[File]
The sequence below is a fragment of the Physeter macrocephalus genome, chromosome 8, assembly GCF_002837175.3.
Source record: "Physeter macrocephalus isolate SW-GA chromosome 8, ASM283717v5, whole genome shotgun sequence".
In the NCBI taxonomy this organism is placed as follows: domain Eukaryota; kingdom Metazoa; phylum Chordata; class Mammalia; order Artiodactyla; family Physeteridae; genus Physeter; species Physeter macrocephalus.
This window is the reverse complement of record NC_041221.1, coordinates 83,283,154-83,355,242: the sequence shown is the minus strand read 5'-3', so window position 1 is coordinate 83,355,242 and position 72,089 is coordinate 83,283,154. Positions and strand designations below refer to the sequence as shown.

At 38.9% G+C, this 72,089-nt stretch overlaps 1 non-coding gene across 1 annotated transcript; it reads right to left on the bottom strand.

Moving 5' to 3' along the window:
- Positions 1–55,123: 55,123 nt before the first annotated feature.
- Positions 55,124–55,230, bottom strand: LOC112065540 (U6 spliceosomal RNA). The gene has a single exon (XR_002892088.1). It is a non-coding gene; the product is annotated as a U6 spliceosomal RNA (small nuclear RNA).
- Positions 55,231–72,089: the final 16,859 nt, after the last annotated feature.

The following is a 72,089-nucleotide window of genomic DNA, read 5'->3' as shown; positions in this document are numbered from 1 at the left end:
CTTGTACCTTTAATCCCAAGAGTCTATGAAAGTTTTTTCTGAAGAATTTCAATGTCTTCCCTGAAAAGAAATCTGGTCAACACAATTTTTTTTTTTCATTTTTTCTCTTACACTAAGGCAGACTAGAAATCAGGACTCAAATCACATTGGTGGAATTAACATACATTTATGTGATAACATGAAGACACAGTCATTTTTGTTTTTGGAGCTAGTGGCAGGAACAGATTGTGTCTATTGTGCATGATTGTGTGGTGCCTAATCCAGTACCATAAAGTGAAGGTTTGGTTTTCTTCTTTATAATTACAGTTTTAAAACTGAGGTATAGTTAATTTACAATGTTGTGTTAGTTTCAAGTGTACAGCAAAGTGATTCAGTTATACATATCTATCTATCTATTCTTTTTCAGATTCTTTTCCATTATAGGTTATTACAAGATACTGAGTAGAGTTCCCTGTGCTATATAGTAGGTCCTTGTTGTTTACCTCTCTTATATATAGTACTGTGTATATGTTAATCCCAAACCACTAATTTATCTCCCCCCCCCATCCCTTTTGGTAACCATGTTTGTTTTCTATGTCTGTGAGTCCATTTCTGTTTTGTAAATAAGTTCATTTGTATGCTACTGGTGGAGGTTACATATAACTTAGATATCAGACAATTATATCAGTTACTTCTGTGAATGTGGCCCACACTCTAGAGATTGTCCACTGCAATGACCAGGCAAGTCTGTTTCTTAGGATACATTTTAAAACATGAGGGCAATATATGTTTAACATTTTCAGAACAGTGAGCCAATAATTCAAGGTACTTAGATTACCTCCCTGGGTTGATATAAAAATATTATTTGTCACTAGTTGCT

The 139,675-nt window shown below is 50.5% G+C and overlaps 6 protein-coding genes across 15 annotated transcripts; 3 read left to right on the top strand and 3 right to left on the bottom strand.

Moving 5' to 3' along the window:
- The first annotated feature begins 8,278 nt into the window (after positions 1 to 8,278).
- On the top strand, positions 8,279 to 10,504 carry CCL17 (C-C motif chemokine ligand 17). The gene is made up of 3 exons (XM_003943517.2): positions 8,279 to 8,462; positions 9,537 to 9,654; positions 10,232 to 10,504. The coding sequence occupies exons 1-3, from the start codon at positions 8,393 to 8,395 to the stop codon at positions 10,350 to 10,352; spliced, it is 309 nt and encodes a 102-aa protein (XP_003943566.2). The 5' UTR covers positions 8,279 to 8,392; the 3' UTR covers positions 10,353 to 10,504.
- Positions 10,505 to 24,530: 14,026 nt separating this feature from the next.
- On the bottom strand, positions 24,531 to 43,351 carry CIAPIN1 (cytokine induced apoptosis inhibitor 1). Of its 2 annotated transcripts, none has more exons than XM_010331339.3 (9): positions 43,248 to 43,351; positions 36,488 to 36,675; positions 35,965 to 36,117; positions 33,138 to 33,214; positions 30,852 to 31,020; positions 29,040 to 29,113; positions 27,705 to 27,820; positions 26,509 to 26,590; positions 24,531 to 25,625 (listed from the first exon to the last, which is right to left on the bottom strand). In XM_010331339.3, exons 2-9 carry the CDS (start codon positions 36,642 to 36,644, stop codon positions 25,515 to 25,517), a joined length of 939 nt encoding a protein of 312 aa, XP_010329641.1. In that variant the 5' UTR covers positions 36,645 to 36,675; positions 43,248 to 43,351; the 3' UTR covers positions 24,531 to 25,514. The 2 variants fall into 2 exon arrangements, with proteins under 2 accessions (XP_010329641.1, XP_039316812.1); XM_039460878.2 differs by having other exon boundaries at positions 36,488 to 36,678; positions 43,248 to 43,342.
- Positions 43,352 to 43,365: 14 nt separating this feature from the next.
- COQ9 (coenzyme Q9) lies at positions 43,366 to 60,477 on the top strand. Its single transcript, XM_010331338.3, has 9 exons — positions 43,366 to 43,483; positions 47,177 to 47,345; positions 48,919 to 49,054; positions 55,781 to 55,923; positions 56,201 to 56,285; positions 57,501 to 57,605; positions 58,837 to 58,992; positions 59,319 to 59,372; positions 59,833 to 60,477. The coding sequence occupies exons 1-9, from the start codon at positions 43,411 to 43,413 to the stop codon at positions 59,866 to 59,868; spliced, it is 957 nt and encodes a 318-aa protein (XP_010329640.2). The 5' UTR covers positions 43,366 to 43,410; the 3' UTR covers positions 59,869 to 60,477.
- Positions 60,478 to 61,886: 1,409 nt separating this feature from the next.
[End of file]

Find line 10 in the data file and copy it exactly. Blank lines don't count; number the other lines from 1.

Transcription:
The following is a 72,089-nucleotide window of genomic DNA, read 5'->3' as shown; positions in this document are numbered from 1 at the left end: